On Wednesday evening, May 16, the Idyllwild Water District conference room filled with customers telling the Board of Directors their thoughts about the proposed water-rate increase. Here, Vic Sirkin, former director, presents his ideas for reducing costs, which he felt may alleviate the need for rate increases.
Photo by JP Crumrine

District agrees to workshop on May 30

A large group of customers came to the Idyllwild Water District board meeting last week. The proposed water-rate restructuring and rate increase were the targets of their comments.

Having received the notice of a public hearing on June 20 for the board to consider adopting the higher rates, these customers were not convinced of the need for more revenue. In general, they expressed dissatisfaction with the board’s lack of justification for more money.

Several people spoke out with concerns and frustrations, but the first speaker, Vic Sirkin, former IWD director, opened the evening with his own five-page poster-board presentation.

He urged the board to delay the hearing and to look at several options to reduce costs before deciding to seek more revenue from Idyllwild residents.

He suggested four areas to evaluate for savings. First, he noted that the Pine Cove Water District installs pipeline for about one-third of the cost of IWD’s latest pipeline project.

During the winter board meetings, Interim General Manager Jack Hoagland acknowledged the high cost of IWD’s latest effort and promised to reduce future costs from $300 per foot to about $200. PCWD’s cost, using its own staff, is much closer to $100 per linear foot.

Sirkin estimated that IWD may need to replace nearly 18,000 feet of pipeline over the next decade. Reducing the costs to the neighborhood of PCWD’s costs would save millions for IWD, he argued. Further, with this much pipe to replace and recent costs, the district’s reserves, which are in the millions of dollars, could be eliminated within the decade.

He also recommended that, when contractors are needed, their proposals receive a “fine-tooth review” in order to avoid unnecessary costs or use of expensive materials.

“A page-by-page review [of bids] could save a lot of money,” he suggested.

He also urged the board to seek more grants, from either the federal or state water agencies, to help defray costs.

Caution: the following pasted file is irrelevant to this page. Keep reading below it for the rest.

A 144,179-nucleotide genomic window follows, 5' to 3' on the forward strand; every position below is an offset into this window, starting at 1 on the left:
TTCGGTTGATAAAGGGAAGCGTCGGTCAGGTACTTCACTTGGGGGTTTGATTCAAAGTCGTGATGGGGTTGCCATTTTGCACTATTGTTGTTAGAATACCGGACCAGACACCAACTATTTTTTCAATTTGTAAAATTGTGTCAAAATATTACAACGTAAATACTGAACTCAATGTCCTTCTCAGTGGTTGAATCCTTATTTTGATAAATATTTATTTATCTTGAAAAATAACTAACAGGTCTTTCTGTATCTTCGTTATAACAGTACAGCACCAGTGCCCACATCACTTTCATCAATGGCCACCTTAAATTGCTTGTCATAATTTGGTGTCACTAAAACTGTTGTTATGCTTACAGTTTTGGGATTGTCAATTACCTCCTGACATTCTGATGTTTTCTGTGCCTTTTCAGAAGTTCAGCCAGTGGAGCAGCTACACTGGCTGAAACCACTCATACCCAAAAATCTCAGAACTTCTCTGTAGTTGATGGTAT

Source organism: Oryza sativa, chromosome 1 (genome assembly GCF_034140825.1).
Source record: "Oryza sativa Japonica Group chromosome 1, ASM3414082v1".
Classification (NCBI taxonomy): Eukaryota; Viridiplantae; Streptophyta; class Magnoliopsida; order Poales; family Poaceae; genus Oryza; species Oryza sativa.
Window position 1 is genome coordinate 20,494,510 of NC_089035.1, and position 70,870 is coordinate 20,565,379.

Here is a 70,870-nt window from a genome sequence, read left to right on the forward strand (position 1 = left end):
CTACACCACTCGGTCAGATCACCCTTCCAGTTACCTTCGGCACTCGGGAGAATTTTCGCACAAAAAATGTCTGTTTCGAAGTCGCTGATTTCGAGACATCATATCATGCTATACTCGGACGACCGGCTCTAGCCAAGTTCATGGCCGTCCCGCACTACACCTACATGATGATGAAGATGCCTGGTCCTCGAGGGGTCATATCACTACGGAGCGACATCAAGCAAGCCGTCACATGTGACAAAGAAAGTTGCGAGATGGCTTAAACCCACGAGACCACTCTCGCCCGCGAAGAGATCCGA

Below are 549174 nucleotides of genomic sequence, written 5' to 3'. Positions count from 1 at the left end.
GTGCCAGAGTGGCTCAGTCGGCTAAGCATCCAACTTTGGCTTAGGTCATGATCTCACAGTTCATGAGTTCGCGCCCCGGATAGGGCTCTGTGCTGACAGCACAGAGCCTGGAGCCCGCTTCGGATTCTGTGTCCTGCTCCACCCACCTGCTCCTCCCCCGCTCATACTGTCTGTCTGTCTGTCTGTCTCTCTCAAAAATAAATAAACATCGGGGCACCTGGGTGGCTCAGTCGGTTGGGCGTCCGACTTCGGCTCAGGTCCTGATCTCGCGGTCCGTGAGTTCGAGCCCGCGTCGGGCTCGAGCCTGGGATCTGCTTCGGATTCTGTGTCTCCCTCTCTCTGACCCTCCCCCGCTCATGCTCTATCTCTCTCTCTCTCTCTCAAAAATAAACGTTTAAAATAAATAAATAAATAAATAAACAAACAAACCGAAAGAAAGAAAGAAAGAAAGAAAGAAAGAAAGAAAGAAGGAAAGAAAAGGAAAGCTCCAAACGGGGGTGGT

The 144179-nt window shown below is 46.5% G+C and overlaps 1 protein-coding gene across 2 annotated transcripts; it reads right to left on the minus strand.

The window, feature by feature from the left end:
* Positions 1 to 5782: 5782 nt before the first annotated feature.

Finally, he encouraged the board to initiate an overture with Fern Valley and Pine Cove water districts, who both have recently raised water rates, to consider consolidation of the water districts. Ultimately, this effort would save several hundred thousand dollars for all three communities.

“Consolidation would not occur in six months, might take two to five years, but the dialogue should begin,” he urged.

“First, try to mitigate the [district’s] costs. Cancel the [June] hearing and re-establish what we really need,” he advised the board.

David Lilieholm, a local home designer, expressed dismay at the size of the rate increase compared to inflation and other costs.

“I estimated my costs would increase 60 percent over the five years,” he said. “That’s about 10 percent annually, which is about four to five times the rate of inflation. I need some understanding of how the district got into this situation. You should justify that increase before asking for money.”

He also asked the board to postpone the scheduled rate hearing to give more customers time to understand how the proposal would affect them.

The board remained implacable following all of the public comments. However, later in the meeting, directors David Hunt and Steve Kunkle acknowledged some of the comments and pocketbook concerns.

Hunt wanted to hold the hearing as scheduled on June 20, but to defer the vote on the rate increases for at least a month to allow more time. Kunkle recommended the board hold another workshop to help educate the public about the future capital needs of the district. His colleagues agreed with this suggestion.

An IWD workshop on the proposal will be at 6 p.m. Wednesday, May 30. A specific agenda has not been developed, according to Hoagland. But he is considering inviting NBS, the consulting firm who did the rate-increase analysis, to the meeting.

In other business, the board acknowledged the resignation of former Director Catherine Dearing. Individuals interested in joining the board should send letters of interest to the district. President Dr. Charles “Chip” Schelly said the replacement would be chosen at the June 20 meeting.

The board did hold a public hearing on the annual stand-by fees and adopted a resolution to impose the $30 per-parcel or acre. This has been the fee for many years.

In water business, Hoagland reported that the level of Foster Lake was now less than 3 feet, but he felt the district supplies were in good condition and has no intention of moving to any water-emergency stage in the near future.

IWD production in April was slightly more than 7 million gallons, but nearly 400,000 gallons less than April 2017. For the first four months of 2018, production has been almost 24.5 million gallons, which is 210,000 gallons more than the first four months of last year and the most water consumed during this period since 2013.